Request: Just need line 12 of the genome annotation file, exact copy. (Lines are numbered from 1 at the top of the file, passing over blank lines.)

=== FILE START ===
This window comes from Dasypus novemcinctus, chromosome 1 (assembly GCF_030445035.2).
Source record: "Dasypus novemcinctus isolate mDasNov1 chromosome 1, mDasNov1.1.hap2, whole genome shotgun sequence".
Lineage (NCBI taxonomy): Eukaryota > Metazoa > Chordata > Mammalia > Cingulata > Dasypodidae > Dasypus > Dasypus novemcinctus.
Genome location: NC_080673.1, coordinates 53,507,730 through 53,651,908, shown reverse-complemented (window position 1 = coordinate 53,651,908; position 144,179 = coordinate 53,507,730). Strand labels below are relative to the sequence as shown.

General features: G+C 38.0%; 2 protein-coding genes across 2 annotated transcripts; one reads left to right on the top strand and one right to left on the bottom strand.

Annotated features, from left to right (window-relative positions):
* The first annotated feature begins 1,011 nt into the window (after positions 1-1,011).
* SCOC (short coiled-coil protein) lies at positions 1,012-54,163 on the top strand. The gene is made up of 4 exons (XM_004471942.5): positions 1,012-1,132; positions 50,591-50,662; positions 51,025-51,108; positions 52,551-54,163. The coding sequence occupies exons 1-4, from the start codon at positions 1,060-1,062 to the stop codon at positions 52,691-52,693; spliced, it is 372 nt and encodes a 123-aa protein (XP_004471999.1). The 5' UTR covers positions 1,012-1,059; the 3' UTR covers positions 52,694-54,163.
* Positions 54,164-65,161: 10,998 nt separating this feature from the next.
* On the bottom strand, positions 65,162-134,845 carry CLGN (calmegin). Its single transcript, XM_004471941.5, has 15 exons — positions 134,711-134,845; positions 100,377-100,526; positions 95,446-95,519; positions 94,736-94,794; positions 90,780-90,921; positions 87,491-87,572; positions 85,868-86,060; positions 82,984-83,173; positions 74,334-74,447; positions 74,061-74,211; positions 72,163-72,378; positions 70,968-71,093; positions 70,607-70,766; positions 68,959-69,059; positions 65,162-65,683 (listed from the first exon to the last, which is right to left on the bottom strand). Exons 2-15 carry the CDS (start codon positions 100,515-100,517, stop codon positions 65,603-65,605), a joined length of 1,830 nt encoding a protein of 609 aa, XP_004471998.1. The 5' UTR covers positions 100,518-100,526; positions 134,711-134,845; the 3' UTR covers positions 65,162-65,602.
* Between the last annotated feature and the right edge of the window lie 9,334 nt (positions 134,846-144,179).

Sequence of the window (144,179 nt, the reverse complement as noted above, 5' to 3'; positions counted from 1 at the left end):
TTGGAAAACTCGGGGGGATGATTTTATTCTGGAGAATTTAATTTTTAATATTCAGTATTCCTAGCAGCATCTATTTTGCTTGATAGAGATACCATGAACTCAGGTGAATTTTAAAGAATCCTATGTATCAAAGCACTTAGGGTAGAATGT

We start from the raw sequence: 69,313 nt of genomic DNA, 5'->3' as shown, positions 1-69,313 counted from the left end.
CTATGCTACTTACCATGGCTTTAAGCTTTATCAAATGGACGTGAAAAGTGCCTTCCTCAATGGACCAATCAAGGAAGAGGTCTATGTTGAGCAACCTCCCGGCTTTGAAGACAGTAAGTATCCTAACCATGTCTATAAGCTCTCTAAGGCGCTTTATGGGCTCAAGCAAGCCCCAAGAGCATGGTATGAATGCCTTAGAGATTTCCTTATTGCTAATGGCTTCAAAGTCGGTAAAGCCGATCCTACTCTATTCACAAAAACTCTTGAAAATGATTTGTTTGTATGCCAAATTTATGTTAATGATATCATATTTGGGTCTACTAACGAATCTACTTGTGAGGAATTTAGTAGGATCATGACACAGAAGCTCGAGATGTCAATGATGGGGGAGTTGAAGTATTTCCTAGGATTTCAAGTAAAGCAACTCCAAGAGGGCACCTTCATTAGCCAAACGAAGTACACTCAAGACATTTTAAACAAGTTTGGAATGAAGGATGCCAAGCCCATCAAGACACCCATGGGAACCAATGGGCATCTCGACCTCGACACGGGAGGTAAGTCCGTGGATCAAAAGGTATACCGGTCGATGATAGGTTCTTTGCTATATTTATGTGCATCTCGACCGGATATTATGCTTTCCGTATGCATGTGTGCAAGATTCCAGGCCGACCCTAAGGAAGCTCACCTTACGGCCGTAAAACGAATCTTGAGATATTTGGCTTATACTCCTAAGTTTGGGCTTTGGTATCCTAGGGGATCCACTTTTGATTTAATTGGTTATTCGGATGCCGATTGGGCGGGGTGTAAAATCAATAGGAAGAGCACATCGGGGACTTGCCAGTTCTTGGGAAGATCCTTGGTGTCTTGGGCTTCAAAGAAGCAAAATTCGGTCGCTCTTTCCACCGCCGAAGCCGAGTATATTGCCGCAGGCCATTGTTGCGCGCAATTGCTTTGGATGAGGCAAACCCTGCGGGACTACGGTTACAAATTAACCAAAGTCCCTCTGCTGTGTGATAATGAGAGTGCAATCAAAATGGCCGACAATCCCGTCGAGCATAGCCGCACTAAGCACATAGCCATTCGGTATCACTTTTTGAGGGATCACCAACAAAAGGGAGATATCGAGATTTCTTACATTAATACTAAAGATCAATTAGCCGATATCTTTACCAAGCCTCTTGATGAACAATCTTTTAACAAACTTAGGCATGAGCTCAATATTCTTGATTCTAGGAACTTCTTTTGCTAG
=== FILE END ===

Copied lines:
Sequence of the window (144,179 nt, the reverse complement as noted above, 5' to 3'; positions counted from 1 at the left end):